Mansfield’s Hobo Jungles: Part 2

Bus is short for Buster.  I can’t remember what his real name was.

When Bus told me this story he was an old man, but when the story was happening he was just a kid growing up in on Coul Street in Mansfield, which is not far at all from the tracks.

He was a happy enough kid growing up in the 1920s, but he was smart too, and at some point he figured out that his family didn’t have much to eat, and there were better ways to live farther up town. And with that much discontentment in his bones he decided he might just take off for somewhere where the clothes weren’t second hand and his appearance wasn’t an object of mirth for his classmates.

As an adult, Bus told me he was dumbfounded as to why, as a kid, he would have thought hobos knew where there was a better life—because their clothes looked worse than his.  But he determined to make a getaway with them, because they knew where everyplace in the world was.

When I met Bus in the 1980s, he was a highly successful casino manager in Las Vegas, home in Mansfield to visit his sister; but when he met his hobo mentor in the 1920s, he was a kid who lived on Coul Street.  (He pronounced it like ‘owl’)

A Small Jungle in the North End

Bus had seen a hobo one time sleeping in a little stand of trees beside Toby’s Run near Sixth Street, and he diligently monitored the hideout every day hoping he could see him again when they could talk.

He found the tramp asleep one day, and so he sat down by his side and waited patiently until the snoozer woke up. The guy was astonished to find Bus there, so eager to make his acquaintance, and submitted with confounded grace to the kid’s grilling about the life of a hobo.

The bum was touched that this little boy didn’t seem to find him offensive or scary, and Bus told me that—just the opposite—it was the scuffed up coat and broken hat that gave the stranger such an air of freedom, because his mother always insisted that the children look perfect.

“When he understood that I wanted to run away his eyes got huge as a shied horse, and he told me in no uncertain terms that I wasn’t going anywhere with him, not even across the street.”

So Bus started bribing him.  A couple days later he left two apples for the hobo under a box at the man’s hideout, and thereafter he left offerings of bread, a piece of cheese and whatever he could swipe from his mother’s pantry, or smuggle away from the table at dinnertime.

The bribes disappeared but Bus never saw the hobo again.  And one day, a week later when he took a small pepperoni to the hiding place, he lifted the box and there was a book there.

“I knew it was for me, and I knew it was from my friend ‘cause it had a hobo on the cover holding a stick and bundle like he was running away.  I was sure it was a how-to manual of how to run away.”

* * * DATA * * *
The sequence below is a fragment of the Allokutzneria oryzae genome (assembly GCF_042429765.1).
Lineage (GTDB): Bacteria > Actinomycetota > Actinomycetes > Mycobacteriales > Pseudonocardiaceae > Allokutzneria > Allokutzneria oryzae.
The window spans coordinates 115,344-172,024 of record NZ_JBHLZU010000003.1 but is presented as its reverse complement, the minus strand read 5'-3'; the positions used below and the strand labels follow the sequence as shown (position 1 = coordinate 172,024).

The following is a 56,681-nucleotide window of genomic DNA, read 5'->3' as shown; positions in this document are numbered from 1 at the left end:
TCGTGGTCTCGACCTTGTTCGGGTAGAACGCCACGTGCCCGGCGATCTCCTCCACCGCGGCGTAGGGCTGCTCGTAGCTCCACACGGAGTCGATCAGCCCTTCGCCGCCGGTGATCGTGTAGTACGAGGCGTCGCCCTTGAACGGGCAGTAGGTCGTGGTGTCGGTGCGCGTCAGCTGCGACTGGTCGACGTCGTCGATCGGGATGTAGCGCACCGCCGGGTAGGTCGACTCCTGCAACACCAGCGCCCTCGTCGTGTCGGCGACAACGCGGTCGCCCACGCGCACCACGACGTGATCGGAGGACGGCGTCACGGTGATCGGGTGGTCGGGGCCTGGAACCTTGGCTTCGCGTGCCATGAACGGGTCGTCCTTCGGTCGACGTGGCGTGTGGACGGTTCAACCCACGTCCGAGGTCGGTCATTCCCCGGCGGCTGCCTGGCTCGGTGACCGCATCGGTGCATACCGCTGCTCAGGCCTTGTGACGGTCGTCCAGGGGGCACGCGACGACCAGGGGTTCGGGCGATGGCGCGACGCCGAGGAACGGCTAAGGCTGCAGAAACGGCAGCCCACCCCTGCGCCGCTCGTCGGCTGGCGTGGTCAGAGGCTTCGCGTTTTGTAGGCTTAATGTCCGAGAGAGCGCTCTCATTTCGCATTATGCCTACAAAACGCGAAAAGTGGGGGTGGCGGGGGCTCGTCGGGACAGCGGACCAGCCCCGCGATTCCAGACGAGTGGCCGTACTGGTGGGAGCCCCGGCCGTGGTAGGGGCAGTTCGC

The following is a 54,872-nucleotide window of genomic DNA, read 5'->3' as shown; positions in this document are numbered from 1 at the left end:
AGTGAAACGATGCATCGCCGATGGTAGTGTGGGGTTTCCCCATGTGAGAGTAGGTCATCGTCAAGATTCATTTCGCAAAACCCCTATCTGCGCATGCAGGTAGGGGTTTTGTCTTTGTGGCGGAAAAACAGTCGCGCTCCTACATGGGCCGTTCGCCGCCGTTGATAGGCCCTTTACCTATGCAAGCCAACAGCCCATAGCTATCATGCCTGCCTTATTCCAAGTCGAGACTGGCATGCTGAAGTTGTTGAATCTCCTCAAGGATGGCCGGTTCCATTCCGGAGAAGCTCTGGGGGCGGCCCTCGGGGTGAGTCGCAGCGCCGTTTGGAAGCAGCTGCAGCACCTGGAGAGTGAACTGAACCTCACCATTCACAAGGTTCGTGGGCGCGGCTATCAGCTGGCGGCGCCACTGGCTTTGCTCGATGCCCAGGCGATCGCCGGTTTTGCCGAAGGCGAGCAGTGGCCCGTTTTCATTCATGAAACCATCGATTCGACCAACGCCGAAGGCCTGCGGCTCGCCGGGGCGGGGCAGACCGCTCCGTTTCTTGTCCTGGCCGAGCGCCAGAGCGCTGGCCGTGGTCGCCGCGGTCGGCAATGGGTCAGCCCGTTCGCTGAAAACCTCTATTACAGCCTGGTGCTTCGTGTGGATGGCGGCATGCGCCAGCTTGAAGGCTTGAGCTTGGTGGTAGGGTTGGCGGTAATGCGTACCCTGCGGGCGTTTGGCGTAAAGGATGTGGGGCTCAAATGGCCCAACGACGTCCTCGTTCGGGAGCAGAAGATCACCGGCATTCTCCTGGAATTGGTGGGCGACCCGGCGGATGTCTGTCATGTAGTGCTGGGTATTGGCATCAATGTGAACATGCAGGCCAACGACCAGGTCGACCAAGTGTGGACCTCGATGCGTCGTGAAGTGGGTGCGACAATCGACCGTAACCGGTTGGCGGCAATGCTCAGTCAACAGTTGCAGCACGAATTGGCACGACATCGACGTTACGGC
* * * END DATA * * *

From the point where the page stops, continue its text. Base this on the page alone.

When I met Bus in the 1980s he still had the book, and I have it today.  It’s a Horatio Alger rags-to-riches story about a poor kid beset by troubles who runs away from his mean uncle and goes to sea and is shipwrecked. It has nothing at all to do with trains or tramps. It just happens to have a hobo on the cover.

Bus told me he read it a thousand times. 

The B&O station on Springmill Street was a busy place in the 1920s when Bus lived nearby.  Built in the 1870s, this passenger depot saw as many as eleven passenger trains a day through the 1920s, including an all-Pullman run that connected to Chicago.
The old B&O depot was replaced in 1940 by a more modest structure that stands abandoned today.

Facing the World

When I asked him if he could show me where the hobo’s hideout was, he didn’t hesitate. When we were actually standing there though, on Springmill Street, it took him quite a while to get over the shock,  “There was a hotel over there and there used to be a big saloon right here.”  His eyes searched the landscape but I could see his mind scrambling to find something familiar to hang reality on.

The B&O station that he knew in the 1920s was torn down in the 40s, and replaced by a more modest structure that is, today, long abandoned and rotting at the corners. “This was one of the busiest places in town back then,” he said quietly, “and I can see the cars and trains and people with baggage going somewhere.”

“I just wanted to be one of those people who went somewhere,” said Bus.

He never got rich in his life, but he certainly made a good life for himself and his family in a city out west about 2,071 miles from Coul Street.

North End tracks today.

Tramp Wisdom

I asked Bus what the hobo’s name was and he said he wasn’t sure if he had even asked his name.

“I couldn’t have spent more than an hour with that man about 60 years ago, and yet I can remember exactly what he looked like, how he talked, what he smelled like and how his collar didn’t fit his neck.

“He was probably sleeping off a hangover, but he was so kind to me, and I could tell he really heard what I was saying.  He wanted to talk me into staying at home and not run away, and he told me that a tramp’s life was not as fun as it looks. 

“He recited a line to me from Shakespeare or the Bible or somewhere that goes,

‘Who is truly free is free in his heart.’”

“I don’t remember hardly anything I learned in school, but I’ll never forget what that old tramp taught me.”

In the 1920s, there were plenty of charming fictional depictions of hobos that could inspire a boy to dream of the tramp life, but the harsh realities of life on the road seldom found their way to children’s literature.


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